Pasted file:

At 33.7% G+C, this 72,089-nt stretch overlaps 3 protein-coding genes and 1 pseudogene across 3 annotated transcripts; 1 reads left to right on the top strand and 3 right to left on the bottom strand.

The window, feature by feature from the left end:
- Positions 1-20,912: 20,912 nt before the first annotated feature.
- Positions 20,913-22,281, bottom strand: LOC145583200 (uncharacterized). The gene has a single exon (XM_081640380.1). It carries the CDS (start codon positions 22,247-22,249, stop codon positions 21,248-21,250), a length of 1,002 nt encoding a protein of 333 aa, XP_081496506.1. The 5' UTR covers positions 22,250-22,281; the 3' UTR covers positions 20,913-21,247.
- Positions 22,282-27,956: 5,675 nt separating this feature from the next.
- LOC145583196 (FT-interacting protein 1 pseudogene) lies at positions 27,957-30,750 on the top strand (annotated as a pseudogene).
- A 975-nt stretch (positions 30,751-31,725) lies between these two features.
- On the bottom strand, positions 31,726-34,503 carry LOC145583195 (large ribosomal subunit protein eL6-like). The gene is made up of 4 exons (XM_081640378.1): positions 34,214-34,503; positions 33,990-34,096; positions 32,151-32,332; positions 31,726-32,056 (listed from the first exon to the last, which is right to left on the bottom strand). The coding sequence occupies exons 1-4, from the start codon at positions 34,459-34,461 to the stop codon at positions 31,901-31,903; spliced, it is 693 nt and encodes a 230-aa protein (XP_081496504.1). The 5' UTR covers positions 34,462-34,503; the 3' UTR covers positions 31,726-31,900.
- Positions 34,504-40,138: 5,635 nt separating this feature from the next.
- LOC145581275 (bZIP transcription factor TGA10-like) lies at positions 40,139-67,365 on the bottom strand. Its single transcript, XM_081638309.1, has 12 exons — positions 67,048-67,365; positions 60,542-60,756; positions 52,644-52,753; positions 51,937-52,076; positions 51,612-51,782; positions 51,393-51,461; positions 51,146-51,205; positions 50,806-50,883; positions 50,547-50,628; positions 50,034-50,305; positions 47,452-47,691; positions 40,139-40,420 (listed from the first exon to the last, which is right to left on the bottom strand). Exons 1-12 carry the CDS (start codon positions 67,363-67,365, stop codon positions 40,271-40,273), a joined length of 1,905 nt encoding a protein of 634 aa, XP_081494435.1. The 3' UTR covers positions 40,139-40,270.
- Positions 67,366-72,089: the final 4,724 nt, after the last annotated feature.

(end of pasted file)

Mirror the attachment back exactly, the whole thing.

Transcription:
At 33.7% G+C, this 72,089-nt stretch overlaps 3 protein-coding genes and 1 pseudogene across 3 annotated transcripts; 1 reads left to right on the top strand and 3 right to left on the bottom strand.

The window, feature by feature from the left end:
- Positions 1-20,912: 20,912 nt before the first annotated feature.
- Positions 20,913-22,281, bottom strand: LOC145583200 (uncharacterized). The gene has a single exon (XM_081640380.1). It carries the CDS (start codon positions 22,247-22,249, stop codon positions 21,248-21,250), a length of 1,002 nt encoding a protein of 333 aa, XP_081496506.1. The 5' UTR covers positions 22,250-22,281; the 3' UTR covers positions 20,913-21,247.
- Positions 22,282-27,956: 5,675 nt separating this feature from the next.
- LOC145583196 (FT-interacting protein 1 pseudogene) lies at positions 27,957-30,750 on the top strand (annotated as a pseudogene).
- A 975-nt stretch (positions 30,751-31,725) lies between these two features.
- On the bottom strand, positions 31,726-34,503 carry LOC145583195 (large ribosomal subunit protein eL6-like). The gene is made up of 4 exons (XM_081640378.1): positions 34,214-34,503; positions 33,990-34,096; positions 32,151-32,332; positions 31,726-32,056 (listed from the first exon to the last, which is right to left on the bottom strand). The coding sequence occupies exons 1-4, from the start codon at positions 34,459-34,461 to the stop codon at positions 31,901-31,903; spliced, it is 693 nt and encodes a 230-aa protein (XP_081496504.1). The 5' UTR covers positions 34,462-34,503; the 3' UTR covers positions 31,726-31,900.
- Positions 34,504-40,138: 5,635 nt separating this feature from the next.
- LOC145581275 (bZIP transcription factor TGA10-like) lies at positions 40,139-67,365 on the bottom strand. Its single transcript, XM_081638309.1, has 12 exons — positions 67,048-67,365; positions 60,542-60,756; positions 52,644-52,753; positions 51,937-52,076; positions 51,612-51,782; positions 51,393-51,461; positions 51,146-51,205; positions 50,806-50,883; positions 50,547-50,628; positions 50,034-50,305; positions 47,452-47,691; positions 40,139-40,420 (listed from the first exon to the last, which is right to left on the bottom strand). Exons 1-12 carry the CDS (start codon positions 67,363-67,365, stop codon positions 40,271-40,273), a joined length of 1,905 nt encoding a protein of 634 aa, XP_081494435.1. The 3' UTR covers positions 40,139-40,270.
- Positions 67,366-72,089: the final 4,724 nt, after the last annotated feature.